In order to study the adhesiveness of Kovar (54% Fe, 29% Ni, 17% Co, γ-phase at room temperature) to glass for making aiγ-tight joint, structure and surface oxidation products of the alloy are investigated by electron and X-ray diffraction methods and optical micro-scopy. As is well known, γ-phase (f.c.c., a0=3.54 Å) of Kovar is easily transformed to α-phase (b.c.c., a0=2.84 Å) by cold works such as mechanical polishing and rolling. It is found that a cold-rolled specimen, which is composed of γ- and α-phases, produces electron-diffraction patterns of only γ-phase when polished electrolytically, indicating that α-phase dissolves out selectively. By such procedures surfaces varying in amounts of α-and γ-phases are prepared and their surface oxidation products are examined. The surface composed of γ-phase produces spinel type oxide and that of α-phase produces hematite type oxide below 500°C. At higher temperatures (above 600°C) both kinds of surfaces produce spinel type oxide. As it has been mentioned, the existence of spinel type oxide favours the metal to glass adhesion. But it is not the necessary condition since, even under the condition to produce hematite type oxide, fairly good joints are obtained.
Considering soil particles as perfect spheres, soil moisture index is calculated which involves the radius of the particle and helps us understand the summarized relation between soil moisture, capillary height, water vapor pressure, and relative humidity in soil pores. Below-the limiting value of.the index, it can be seen that the capillary water practically ceases to move and the water vapor movement dominates, and that the relative humidity in soil pores begins to drop from 100 per cent.
In continuation of the frictional measurement described in the previous paper revealing -plastic micro-flow at the point contact before breaking, the effect of time scale of external-driving force is studied. A test rod is axially driven, shearing the contact part of specimen to be studied. The -rod is screwed into another light-alloy rod which is attached to a moving coil shell of an out-put dynamic speaker of transless type. (Fig. 2) The moving coil has an impedance of 400Ω forming an arm of an impedance bridge. (Fig. 1) The impedance bridge is adjusted so as to balance when the rod is perfectly clamped by frictional force. While increasing the driving force, when it attains the value of static frictional force of the specimen, the rod starts to oscillate in small amplitudes around the neutral point bringing the impedance bridge out of balance. Static frictional force (SFF) is obtained by observing the starting driving force. The rod can be made to stop oscillating by decreasing the driving force, representing, thereby, another jumping point which, corresponds to “dynamic frictional force” (DFF). DFF is essentially similar to SFF, while its value takes rather the magnitude of kinetic frictional force (KFF) owing to the very short period of repose. Measurements are made with some metals and high polymeric solids at different fre-quencies. In general, SFF and DFF are found frequency-dependent. For most polymer samples, the curves for them fall rapidly down at 200_??_600 cycles/sec. with increasing frequency. This dispersion in regard to frequency seems to be due to some rheological properties of the contact parts of samples.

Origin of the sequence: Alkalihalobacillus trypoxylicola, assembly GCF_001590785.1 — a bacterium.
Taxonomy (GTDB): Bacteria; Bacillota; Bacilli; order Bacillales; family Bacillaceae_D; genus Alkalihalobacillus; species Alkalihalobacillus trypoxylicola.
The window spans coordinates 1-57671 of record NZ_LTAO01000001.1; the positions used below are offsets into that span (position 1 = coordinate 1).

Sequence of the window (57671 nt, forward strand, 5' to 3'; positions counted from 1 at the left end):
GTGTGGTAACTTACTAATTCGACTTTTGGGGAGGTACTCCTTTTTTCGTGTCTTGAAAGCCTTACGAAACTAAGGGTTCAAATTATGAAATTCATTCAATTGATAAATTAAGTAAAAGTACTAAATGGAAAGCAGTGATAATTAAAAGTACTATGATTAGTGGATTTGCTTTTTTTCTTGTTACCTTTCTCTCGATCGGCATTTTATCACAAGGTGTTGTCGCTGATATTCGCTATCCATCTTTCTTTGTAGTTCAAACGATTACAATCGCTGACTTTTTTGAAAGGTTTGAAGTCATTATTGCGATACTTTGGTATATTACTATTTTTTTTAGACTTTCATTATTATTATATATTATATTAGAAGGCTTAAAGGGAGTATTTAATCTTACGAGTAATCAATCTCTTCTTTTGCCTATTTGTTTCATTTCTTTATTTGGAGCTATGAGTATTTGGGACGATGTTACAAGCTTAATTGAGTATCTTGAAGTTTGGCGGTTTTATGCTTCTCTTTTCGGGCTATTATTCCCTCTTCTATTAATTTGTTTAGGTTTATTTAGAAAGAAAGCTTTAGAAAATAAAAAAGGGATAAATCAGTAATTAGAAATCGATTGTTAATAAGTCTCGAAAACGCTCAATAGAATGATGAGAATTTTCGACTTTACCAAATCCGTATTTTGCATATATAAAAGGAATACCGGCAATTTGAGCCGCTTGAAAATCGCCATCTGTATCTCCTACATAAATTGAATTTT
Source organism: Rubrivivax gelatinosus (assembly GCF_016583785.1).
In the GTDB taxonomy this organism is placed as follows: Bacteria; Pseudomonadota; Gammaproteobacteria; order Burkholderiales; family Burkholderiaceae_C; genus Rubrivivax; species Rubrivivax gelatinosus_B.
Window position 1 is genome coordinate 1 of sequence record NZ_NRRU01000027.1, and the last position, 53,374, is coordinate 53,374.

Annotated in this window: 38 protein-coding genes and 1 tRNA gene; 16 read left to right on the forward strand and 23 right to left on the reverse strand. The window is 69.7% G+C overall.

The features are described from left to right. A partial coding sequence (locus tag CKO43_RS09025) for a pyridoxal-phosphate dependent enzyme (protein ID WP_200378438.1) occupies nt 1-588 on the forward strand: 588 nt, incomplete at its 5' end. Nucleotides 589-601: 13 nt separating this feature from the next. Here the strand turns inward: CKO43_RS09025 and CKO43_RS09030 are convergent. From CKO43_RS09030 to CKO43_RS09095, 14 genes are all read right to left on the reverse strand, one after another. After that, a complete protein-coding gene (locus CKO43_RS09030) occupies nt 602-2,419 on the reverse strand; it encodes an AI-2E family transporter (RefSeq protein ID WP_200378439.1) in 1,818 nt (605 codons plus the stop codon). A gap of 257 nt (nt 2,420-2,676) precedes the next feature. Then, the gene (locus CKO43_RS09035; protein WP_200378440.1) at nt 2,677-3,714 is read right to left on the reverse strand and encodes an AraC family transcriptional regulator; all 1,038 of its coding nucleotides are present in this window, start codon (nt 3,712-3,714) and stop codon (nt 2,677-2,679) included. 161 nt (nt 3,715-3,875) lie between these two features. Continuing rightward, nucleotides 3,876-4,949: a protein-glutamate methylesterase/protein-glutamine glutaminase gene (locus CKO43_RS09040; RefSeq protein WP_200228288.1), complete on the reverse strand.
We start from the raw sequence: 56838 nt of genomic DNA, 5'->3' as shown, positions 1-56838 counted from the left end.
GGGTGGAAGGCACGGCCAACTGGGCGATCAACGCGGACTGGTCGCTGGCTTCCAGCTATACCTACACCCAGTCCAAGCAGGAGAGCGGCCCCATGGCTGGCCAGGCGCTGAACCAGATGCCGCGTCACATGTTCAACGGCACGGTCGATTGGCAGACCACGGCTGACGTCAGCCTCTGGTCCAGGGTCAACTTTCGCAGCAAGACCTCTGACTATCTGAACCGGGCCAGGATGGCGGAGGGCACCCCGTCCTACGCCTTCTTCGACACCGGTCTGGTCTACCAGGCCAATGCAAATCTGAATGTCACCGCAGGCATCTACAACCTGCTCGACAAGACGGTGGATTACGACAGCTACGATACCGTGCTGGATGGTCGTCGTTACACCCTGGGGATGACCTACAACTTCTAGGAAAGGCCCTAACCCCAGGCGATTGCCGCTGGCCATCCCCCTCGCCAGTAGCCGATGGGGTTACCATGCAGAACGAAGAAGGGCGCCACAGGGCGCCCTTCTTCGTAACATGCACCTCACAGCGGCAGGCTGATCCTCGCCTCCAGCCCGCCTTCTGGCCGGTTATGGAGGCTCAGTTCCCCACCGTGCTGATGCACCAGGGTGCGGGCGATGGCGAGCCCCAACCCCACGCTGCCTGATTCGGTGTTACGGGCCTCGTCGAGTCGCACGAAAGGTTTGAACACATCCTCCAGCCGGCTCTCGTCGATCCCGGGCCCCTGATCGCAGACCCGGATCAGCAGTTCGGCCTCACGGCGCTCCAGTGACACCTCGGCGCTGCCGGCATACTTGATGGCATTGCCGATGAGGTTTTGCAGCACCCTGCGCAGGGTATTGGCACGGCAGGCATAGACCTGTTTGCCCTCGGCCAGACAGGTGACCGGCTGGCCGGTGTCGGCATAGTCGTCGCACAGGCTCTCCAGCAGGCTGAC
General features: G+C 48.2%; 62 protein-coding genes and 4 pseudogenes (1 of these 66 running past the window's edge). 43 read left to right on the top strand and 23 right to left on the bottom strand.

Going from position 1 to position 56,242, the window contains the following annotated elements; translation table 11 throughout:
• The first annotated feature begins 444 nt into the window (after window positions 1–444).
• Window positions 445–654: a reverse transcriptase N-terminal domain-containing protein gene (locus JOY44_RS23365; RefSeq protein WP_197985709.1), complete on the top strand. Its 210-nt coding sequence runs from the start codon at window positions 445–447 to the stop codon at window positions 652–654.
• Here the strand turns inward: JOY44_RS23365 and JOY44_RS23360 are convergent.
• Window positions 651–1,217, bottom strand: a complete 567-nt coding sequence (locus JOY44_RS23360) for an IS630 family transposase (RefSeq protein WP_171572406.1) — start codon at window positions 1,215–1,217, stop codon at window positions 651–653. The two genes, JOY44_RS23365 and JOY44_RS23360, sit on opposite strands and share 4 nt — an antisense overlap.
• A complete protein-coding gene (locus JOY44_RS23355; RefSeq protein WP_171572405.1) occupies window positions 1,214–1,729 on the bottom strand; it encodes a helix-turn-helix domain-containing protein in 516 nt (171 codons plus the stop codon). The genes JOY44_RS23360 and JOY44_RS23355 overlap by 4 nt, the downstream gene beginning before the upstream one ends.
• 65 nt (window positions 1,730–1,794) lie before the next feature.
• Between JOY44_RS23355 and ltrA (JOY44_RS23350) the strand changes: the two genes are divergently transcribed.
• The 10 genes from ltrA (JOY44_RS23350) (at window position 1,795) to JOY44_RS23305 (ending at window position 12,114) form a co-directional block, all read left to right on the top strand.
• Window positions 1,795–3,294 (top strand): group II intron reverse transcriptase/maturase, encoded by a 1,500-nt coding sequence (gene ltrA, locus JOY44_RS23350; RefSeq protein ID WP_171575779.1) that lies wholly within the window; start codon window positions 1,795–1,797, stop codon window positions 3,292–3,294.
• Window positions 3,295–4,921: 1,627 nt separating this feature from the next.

When a small amount of Sr89 is doped to the oxide cathode, some depression of electron emission is observed when Co60 is plated to Ni sleere of core metal or to the anode, the emission more or less increases. The former (in the case of Sr89) agrees with Johnson's result and the latter is contrary to Defiesse's result.